supernatural being in Scandinavian mythology and folklore, 1610s (with an isolated use mid-14c.), from Old Norse troll "giant being not of the human race, evil spirit, monster." Some speculate that it originally meant "creature that walks clumsily," and derives from Proto-Germanic *truzlan, from *truzlanan (see troll (v.)). But it seems to have been a general supernatural word, such as Swedish trolla "to charm, bewitch;" Old Norse trolldomr "witchcraft."
The old sagas tell of the troll-bull, a supernatural being in the form of a bull, as well as boar-trolls. There were troll-maidens, troll-wives, and troll-women; the trollman, a magician or wizard, and the troll-drum, used in Lappish magic rites. The word was popularized in literary English by 19c. antiquarians, but it has been current in the Shetlands and Orkneys since Viking times. The first record of the word in modern English is from a court document from the Shetlands, regarding a certain Catherine, who, among other things, was accused of "airt and pairt of witchcraft and sorcerie, in hanting and seeing the Trollis ryse out of the kyrk yeard of Hildiswick."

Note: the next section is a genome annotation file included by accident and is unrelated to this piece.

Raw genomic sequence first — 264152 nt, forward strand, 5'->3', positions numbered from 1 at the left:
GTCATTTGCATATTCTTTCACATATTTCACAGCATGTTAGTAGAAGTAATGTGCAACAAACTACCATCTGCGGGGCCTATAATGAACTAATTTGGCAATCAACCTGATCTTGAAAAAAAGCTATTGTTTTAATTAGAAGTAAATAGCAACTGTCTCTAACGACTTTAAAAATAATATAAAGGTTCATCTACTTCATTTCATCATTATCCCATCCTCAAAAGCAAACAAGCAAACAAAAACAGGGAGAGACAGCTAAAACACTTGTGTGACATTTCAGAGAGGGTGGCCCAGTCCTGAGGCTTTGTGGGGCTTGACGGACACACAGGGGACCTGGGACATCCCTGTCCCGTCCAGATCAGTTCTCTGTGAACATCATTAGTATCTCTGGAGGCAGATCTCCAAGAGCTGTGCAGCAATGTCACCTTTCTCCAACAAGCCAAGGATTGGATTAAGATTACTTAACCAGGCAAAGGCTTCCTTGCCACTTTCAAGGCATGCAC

Originally conceived as a race of malevolent giants, they have suffered the same fate as the Celtic Danann and by 19c. were regarded by peasants in in Denmark and Sweden as dwarfs and imps supposed to live in caves or under the ground.
They are obliging and neighbourly; freely lending and borrowing, and elsewise keeping up a friendly intercourse with mankind. But they have a sad propensity to thieving, not only stealing provisions, but even women and children. [Thomas Keightley, "The Fairy Mythology," London, 1850]